Functional foods offer more than simply calories. From energy-boosting, muscle-mass-maintaining protein, to heart-, brain- and immunity-boosting omega-3 fatty acids, to the bone and joint superstar magnesium, our food has the capacity to offer us greater benefits than simply gas in the tank. A healthy diet contributes to a longer lifespan, and a better quality of living.
More than two-thirds of Americans believe they get enough vitamin D from their daily diets of food and supplements. In reality, the number is less than one-third—meaning most of us are lacking in at least one major nutritional category. How does that impact our food-buying decisions?
Let’s pay more attention to nutrition
The reality is that most nutrition facts labels won’t give us the whole story. Many of the important nutrients found in functional foods don’t have a “recommended daily value,” even though their health benefits are well-recognized. Armed with a little extra knowledge, we can make informed decisions about our food that allow us to lead longer, healthier lives.
Is yogurt a functional food? Absolutely!
Yogurt is finally shaking the “hippy food” stigma it once held, but consumer demands have yogurt manufacturers adding sugar—for taste—and decreasing fat—for... health?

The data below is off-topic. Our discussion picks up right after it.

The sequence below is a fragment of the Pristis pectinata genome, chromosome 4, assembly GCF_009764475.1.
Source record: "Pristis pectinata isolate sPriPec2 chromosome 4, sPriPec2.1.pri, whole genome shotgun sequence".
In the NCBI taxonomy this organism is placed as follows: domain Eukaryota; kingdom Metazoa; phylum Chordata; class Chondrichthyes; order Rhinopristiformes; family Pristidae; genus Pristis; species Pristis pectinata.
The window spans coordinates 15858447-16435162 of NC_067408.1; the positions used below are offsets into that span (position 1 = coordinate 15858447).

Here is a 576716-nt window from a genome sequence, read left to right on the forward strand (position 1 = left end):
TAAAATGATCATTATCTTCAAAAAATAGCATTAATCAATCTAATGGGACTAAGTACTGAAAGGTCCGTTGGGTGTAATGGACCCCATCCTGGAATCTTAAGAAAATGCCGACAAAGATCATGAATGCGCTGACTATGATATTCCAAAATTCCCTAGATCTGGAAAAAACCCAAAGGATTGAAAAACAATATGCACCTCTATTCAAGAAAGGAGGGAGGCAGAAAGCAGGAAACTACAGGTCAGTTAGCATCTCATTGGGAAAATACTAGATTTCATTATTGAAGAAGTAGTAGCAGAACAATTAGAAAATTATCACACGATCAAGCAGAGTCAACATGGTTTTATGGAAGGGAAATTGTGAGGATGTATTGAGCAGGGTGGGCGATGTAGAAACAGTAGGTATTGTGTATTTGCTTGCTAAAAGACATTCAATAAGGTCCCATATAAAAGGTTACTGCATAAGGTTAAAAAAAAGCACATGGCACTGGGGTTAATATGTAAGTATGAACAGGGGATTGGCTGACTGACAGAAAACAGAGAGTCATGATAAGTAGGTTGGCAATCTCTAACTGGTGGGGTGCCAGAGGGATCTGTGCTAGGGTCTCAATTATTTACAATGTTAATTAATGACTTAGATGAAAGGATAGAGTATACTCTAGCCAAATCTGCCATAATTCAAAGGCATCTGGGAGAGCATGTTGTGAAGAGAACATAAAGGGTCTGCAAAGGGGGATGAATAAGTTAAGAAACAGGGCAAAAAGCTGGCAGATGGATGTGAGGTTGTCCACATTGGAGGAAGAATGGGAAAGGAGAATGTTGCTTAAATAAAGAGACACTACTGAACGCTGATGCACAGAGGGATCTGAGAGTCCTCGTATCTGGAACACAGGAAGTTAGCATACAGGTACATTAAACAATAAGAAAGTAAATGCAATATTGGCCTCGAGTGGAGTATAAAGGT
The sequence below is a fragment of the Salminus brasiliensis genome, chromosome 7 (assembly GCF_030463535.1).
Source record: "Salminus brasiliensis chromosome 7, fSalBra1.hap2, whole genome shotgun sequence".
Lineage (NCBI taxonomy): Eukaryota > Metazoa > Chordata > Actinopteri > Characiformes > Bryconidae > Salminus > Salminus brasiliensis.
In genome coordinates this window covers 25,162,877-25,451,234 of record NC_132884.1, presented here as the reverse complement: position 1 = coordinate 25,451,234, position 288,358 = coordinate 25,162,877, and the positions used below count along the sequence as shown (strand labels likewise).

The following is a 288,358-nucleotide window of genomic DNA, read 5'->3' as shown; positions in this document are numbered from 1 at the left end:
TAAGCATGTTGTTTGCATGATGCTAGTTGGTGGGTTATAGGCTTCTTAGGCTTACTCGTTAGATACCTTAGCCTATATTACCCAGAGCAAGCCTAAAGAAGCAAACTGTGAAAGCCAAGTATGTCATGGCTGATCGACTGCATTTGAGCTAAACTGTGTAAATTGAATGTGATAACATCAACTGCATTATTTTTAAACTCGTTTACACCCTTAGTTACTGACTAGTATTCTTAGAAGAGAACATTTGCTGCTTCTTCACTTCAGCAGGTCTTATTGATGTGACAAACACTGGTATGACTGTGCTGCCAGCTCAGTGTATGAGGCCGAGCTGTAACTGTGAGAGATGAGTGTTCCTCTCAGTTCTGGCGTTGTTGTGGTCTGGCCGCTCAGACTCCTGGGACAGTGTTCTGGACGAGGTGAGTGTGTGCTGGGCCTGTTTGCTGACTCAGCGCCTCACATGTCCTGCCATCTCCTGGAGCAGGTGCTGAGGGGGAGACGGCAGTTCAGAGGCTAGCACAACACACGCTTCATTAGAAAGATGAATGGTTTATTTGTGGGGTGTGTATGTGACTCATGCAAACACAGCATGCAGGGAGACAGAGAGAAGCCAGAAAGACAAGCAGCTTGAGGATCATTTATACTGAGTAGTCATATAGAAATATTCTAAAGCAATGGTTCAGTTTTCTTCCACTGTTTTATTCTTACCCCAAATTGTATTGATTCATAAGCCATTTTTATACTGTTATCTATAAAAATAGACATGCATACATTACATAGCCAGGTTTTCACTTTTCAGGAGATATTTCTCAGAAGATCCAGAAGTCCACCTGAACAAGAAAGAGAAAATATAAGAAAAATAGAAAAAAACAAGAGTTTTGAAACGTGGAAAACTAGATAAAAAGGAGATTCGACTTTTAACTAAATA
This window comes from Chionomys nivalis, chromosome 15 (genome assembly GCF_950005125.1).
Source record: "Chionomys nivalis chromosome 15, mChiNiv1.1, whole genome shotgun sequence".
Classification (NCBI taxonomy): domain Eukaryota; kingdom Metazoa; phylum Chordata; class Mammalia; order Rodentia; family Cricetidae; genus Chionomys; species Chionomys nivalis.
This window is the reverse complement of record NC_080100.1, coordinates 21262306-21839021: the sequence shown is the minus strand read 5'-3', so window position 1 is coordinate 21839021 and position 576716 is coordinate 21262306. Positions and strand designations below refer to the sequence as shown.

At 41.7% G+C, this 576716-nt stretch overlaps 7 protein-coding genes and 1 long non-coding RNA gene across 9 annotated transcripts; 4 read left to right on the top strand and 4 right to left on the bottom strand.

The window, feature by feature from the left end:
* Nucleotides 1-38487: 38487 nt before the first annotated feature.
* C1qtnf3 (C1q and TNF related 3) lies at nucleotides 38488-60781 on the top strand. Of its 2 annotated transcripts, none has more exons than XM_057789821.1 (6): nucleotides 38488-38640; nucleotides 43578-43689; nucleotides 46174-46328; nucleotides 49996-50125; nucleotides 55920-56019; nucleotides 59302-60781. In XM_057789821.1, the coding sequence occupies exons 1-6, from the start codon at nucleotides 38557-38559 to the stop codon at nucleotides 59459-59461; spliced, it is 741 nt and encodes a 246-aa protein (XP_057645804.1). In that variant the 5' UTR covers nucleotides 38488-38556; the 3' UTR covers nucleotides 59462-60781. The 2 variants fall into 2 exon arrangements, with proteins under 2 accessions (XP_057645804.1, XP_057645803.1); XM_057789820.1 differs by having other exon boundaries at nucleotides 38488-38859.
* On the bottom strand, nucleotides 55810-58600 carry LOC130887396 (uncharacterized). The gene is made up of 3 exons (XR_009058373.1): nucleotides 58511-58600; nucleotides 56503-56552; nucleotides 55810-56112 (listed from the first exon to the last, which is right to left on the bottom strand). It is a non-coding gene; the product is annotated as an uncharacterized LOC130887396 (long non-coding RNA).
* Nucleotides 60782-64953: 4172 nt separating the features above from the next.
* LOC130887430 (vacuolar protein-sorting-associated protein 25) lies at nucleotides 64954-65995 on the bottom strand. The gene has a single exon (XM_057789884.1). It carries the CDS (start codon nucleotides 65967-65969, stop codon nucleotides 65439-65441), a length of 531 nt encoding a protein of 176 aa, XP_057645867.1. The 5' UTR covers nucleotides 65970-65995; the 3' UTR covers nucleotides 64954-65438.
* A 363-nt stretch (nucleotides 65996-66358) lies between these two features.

We now know that full fat dairy is actually INVERSELY associated with weight gain and heart disease—meaning that people who ate more high fat / full fat dairy foods had a lower risk for diabetes, obesity, and cardiovascular disease.
A study from the Harvard School of Public Health found women who ate more of low-fat dairy foods increased their risk of infertility by more than 85%.
The probiotic strains L. acidophilus and Bifidobacterium found in yogurt are widely recognized as dramatically improving digestion.
80% of women don’t get enough calcium, but yogurt can be a great souce of calcium!
Choosing the best yogurt
Yogurt, as a functional food, is only as beneficial as its ingredients. Many manufacturers are capitalizing on the healthy trend of yogurt without actually delivering health. Playing on consumers’ taste buds and that decades-old “low-fat” mantra, it’s easy to find yogurt that has more sugar than a scoop of ice cream. A quick look at the nutrition facts can help you decipher what’s real and what’s label hype
Check for a low sugar content on the nutrition facts: anything higher than 15g should have you scratching your head.
Look for fewer ingredients and preservatives, like the natural veggies and spices occurring in savory Indian yogurt.
Go full fat, not low fat; removing fat from yogurt often involves adding preservatives—or sugar—to enhance the taste. Both sweet and savory yogurt should taste great without unnatural additives.
Probiotics are a hugely beneficial part of this functional food; check each label for particular strains.
By paying attention to nutrition labels and eating for health—as well as for taste—you can have your cake (or yogurt!) and eat it, too.